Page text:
ARTHROPOD MUSEUM NOTES
Number 32 ; November 29, 2004 ; Jeffrey K. Barnes
Genus and species: Epargyreus clarus (Cramer)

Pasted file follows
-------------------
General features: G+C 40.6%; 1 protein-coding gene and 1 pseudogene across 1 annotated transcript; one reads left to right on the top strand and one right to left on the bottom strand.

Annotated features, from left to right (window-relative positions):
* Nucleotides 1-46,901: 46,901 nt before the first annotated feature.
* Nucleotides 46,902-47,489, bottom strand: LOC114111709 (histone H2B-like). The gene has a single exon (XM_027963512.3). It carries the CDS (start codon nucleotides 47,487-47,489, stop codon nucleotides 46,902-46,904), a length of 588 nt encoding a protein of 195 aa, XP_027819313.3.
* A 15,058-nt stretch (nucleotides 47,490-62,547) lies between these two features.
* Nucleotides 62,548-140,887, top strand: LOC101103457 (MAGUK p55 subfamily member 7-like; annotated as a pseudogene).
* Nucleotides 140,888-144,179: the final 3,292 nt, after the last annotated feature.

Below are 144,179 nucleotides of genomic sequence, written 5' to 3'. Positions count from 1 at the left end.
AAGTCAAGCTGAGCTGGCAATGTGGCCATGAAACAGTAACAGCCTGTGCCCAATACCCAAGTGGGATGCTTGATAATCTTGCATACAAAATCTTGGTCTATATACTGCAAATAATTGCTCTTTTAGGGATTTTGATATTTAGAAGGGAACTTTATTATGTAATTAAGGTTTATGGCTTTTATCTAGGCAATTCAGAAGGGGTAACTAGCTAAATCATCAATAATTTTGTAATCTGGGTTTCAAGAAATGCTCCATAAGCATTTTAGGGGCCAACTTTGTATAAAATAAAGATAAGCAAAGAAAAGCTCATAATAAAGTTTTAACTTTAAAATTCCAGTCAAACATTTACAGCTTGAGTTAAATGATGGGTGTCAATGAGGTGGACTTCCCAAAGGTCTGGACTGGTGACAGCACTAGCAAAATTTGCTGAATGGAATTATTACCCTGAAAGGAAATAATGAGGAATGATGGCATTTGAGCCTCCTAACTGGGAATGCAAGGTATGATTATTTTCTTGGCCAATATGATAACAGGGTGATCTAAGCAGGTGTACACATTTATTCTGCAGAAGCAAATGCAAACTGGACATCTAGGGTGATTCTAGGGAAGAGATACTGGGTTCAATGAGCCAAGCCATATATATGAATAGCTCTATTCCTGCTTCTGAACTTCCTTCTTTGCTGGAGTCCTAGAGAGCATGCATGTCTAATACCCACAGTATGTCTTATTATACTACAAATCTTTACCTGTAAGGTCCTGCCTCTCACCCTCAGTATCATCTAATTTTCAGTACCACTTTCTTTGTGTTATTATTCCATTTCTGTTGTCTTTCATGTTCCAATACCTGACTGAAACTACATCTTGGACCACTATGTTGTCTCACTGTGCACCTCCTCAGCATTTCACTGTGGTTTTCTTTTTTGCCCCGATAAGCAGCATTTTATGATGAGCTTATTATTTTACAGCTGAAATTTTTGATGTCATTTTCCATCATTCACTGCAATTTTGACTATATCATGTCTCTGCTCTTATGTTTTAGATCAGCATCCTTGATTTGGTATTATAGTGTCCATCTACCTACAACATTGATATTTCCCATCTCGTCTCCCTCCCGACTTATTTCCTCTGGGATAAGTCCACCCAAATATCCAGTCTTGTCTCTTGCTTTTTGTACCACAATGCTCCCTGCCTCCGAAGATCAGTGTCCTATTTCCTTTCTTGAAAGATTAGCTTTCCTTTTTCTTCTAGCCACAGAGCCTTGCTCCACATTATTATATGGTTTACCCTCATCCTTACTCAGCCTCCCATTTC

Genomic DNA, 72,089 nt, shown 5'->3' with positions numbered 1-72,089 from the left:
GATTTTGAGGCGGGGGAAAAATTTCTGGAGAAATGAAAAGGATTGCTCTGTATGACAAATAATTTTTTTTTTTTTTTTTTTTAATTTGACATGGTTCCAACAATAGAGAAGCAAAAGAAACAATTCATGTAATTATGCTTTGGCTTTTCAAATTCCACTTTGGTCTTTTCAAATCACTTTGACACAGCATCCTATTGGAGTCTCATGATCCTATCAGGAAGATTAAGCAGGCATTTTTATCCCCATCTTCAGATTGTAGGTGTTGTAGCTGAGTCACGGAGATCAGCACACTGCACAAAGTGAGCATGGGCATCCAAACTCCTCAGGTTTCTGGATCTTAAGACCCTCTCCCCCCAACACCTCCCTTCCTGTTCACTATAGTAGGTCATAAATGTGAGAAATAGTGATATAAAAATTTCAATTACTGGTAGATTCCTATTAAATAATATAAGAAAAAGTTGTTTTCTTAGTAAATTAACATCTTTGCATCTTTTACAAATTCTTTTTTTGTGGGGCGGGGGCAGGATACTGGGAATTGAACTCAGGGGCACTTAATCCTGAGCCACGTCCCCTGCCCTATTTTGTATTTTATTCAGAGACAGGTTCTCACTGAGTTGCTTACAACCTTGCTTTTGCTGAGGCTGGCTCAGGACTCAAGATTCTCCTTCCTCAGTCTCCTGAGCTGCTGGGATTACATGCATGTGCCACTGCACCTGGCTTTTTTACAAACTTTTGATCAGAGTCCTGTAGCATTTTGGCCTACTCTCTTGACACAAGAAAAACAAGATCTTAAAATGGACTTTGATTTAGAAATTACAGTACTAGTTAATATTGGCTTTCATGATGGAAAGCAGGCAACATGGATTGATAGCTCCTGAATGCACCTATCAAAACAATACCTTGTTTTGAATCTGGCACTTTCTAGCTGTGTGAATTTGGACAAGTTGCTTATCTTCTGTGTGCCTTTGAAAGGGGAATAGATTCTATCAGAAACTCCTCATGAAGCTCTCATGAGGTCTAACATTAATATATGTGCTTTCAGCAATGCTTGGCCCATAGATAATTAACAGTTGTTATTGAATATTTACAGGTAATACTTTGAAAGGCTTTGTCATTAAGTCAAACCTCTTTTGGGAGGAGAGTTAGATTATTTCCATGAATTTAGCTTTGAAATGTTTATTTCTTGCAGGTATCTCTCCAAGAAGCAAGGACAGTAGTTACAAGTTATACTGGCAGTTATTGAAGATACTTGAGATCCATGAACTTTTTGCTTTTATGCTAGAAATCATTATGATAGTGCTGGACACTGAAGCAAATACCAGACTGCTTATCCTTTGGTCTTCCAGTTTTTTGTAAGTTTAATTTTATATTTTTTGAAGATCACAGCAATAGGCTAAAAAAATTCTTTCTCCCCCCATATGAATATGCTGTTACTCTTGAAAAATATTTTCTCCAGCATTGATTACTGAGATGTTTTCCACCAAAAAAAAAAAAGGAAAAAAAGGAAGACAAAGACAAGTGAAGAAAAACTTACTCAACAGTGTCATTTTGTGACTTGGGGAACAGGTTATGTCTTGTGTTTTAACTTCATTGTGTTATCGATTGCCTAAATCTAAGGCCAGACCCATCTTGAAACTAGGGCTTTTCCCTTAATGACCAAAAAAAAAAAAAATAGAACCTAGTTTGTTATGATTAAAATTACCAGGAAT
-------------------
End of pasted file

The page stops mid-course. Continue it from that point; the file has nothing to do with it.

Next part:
This large, conspicuous, and easily identified skipper occurs in disturbed and open forest situations in southern Canada, most of the continental United States, and northern Mexico. The wingspan is 1.8-2.6 inches. The fore wing has a broad, angular, translucent gold patch, and the hind wing has a small, blunt posterior lobe and distinctive metallic silver patch on the underside. Adults select many kinds of summer flowers, especially pink, red and purple flowers, as nectar sources. Males perch on leaves and twigs and pursue large insects that come within range. Their rapid, darting flight is often difficult to follow. Females deposit eggs singly on leaves of food plants. The caterpillar's preferred host is black locust, but it will also consume leaves of sticktight (Desmodium), bush clover (Lespedeza), and other legumes. The larva is light yellow, with fine, dark lines crossing from side to side over the back. Its head is rust red and has two large, round, yellow-orange spots low on the front. Caterpillars cut and fold leaflets of compound-leaved legumes to create shelters, abandoning older shelters as they grow. Larger and more mature individuals require larger shelters, which may consist of several leaflets. This species has more than one generation each year, and it seems that adults are present all summer after their first appearance in late May. Large numbers of them appear in July. The species winters as pupae.